The protests across the U.S. over George Floyd's death at the hands of police in Minneapolis have coincided with rising U.S. tensions with . That tension has been fueled most recently by Beijing's hugely controversial move to impose , but China is using the mass protests roiling the U.S. to troll Washington, and demand the Trump administration mind its own business.
China's criticism of President Trump has come from every angle — from the central government in Beijing; from Hong Kong and even from Washington D.C., where Chinese Ambassador Cui Tiankai blamed the massive pro-democracy protests in Hong Kong last year for forcing Beijing's hand to move ahead with the new security law. But it was China's Foreign Ministry spokeswoman Hua Chunying who referenced the death of George Floyd in a tweet. She replied to U.S. State Department spokeswoman Morgan Ortagus' Twitter criticism over Hong Kong with just three words: "I can't breathe."
"I can't breathe." pic.twitter.com/UXHgXMT0lk
— Hua Chunying 华春莹 (@SpokespersonCHN) May 30, 2020
Those were the words Floyd was heard saying as a police officer kneeled on his neck for more than eight minutes, and the message from Beijing was clear: The Trump administration should worry more about the mass protests sweeping the U.S. before criticizing China for what it's doing in Hong Kong.
China is using the protests to point out what it calls American "hypocrisy."
"Racism against ethnic minorities in the U.S. is a chronic disease of American society," foreign ministry spokesman Zhao Lijian told reporters in Beijing, adding: "The current situation reflects once more the severity of the problems of racism and police violence in the U.S." But protests have also returned to the streets of Hong Kong in recent weeks over the new security laws. Thousands of people have turned out in the former British colony, met by riot police using water cannon and pepper balls to quash the demonstrations. Hundreds of protesters have been arrested.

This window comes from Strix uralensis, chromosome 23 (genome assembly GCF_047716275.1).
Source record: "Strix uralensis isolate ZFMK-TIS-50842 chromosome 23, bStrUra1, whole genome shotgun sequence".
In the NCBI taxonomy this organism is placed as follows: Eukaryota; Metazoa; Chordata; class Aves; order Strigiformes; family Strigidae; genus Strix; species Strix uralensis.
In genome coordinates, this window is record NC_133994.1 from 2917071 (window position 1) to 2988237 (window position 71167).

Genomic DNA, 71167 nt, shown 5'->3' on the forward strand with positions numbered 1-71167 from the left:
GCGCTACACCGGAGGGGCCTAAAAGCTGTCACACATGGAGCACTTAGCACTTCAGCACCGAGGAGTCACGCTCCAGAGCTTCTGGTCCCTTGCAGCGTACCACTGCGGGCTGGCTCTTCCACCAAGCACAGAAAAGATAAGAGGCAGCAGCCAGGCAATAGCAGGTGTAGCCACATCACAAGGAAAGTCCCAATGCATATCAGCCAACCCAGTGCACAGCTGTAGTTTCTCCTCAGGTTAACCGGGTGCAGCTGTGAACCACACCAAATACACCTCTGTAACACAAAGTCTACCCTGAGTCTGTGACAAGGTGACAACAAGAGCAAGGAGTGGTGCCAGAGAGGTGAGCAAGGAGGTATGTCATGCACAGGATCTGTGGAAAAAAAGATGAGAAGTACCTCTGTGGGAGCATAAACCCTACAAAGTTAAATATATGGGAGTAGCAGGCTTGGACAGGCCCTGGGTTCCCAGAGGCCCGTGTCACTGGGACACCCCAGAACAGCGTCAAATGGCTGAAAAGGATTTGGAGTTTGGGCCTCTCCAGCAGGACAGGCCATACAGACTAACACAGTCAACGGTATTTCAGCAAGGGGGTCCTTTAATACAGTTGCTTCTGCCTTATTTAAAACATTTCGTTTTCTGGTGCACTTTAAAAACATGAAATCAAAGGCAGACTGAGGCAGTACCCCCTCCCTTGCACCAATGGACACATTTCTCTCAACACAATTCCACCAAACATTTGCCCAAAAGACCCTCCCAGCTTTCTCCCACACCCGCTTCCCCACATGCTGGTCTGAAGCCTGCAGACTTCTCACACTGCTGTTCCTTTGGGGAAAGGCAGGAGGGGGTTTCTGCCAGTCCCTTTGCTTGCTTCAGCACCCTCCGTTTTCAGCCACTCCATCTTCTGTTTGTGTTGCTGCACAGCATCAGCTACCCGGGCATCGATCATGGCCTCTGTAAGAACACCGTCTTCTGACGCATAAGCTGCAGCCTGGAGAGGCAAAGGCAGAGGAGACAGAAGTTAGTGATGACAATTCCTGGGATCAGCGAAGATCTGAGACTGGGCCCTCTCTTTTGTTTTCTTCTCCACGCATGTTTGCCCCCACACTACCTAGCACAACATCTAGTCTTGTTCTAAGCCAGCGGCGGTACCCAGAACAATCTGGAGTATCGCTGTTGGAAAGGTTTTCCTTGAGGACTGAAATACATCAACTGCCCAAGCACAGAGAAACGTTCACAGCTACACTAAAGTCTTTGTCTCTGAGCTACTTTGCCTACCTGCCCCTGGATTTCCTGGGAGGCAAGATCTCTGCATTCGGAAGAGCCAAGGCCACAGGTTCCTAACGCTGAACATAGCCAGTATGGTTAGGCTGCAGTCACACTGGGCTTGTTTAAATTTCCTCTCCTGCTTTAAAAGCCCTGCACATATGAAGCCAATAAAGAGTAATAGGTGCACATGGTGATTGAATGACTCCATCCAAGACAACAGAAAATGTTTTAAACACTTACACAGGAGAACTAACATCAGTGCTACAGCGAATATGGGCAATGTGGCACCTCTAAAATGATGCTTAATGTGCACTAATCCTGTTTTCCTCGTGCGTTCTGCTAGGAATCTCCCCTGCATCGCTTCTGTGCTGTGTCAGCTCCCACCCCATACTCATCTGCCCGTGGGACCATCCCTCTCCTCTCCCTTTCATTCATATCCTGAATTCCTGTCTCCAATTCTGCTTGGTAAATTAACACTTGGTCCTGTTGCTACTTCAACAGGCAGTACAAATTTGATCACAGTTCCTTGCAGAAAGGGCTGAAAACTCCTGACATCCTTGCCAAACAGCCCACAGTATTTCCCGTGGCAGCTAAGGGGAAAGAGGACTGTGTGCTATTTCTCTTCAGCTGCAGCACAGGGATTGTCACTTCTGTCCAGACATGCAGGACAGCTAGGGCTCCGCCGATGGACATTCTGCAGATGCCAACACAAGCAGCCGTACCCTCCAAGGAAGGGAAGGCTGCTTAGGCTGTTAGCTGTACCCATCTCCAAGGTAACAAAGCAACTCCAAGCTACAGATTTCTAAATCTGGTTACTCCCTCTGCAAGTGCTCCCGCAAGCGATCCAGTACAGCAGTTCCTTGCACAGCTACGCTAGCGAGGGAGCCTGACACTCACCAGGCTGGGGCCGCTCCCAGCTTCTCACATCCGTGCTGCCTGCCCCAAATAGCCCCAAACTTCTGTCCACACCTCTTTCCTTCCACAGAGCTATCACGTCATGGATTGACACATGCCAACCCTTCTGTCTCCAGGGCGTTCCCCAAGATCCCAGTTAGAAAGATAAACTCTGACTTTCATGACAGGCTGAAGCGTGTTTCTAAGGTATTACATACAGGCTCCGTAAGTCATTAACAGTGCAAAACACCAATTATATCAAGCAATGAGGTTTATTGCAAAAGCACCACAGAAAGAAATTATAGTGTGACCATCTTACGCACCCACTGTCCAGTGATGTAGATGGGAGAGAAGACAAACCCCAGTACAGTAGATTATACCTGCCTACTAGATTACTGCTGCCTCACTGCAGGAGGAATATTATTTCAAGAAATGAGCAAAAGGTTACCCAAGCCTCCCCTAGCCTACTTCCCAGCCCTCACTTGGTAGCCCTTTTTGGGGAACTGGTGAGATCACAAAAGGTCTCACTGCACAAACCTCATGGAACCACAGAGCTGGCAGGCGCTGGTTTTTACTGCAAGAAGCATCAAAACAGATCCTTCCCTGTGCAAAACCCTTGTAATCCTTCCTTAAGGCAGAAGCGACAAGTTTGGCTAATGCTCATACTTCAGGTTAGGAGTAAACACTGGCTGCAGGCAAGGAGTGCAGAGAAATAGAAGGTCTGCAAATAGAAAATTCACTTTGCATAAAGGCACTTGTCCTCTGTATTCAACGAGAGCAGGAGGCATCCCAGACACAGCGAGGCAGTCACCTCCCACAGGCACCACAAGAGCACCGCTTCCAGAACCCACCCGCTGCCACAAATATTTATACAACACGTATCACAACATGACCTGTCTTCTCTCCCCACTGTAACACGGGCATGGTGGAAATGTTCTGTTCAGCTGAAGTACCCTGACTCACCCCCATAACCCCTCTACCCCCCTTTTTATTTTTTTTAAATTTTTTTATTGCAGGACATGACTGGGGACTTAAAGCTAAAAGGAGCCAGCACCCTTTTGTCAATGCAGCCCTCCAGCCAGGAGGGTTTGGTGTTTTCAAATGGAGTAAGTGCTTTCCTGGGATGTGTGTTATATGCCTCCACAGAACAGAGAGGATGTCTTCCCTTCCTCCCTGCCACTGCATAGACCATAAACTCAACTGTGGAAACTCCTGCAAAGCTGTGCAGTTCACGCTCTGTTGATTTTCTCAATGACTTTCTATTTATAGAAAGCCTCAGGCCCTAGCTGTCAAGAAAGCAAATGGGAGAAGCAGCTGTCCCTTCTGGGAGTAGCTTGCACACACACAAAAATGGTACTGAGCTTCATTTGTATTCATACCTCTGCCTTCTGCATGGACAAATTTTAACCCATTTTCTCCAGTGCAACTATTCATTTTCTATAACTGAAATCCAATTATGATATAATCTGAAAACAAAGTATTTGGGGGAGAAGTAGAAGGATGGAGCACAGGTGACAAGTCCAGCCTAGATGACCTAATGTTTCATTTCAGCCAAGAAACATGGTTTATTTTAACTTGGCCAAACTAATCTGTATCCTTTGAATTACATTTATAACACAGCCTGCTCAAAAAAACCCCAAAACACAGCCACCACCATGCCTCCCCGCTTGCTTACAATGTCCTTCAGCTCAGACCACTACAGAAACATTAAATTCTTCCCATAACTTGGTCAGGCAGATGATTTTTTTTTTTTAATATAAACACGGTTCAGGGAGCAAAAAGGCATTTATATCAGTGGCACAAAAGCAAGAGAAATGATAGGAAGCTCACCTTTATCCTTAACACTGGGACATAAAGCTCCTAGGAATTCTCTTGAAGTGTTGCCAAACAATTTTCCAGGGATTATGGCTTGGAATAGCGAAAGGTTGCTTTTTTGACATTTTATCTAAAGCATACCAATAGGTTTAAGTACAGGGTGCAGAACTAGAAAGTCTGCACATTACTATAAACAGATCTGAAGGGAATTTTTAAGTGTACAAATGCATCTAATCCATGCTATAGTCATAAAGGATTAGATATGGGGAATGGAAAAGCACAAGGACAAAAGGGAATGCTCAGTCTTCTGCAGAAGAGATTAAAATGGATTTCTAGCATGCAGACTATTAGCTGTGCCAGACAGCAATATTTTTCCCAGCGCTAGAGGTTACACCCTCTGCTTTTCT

If and when the new legislation is officially enacted, the new laws will ban subversion, secession, terrorism and foreign interference. But many Hong Kongers are afraid Beijing will twist the interpretation of the laws to chip away at their freedoms of speech, press, assembly and Hong Kong's independent judicial system.
Those freedoms — non-existent on mainland China — were enshrined in an agreement signed by both the U.K. and China when Hong Kong was handed back to Beijing in 1997, and they're meant to remain in place until 2047.
But a new development on Monday night will fuel fears that those rights are at risk, and likely fuel the protests along with them: Hong Kong's police force has objected to the annual Tiananmen Square vigil in the city, set for this week.
It will be the first time since Beijing's June 4, 1989 crackdown on pro-democracy protesters in Beijing that Hong Kongers will not be allowed hold a mass vigil marking the solemn date.
Officials say a vigil would run against social distancing rules in place amid the coronavirus pandemic.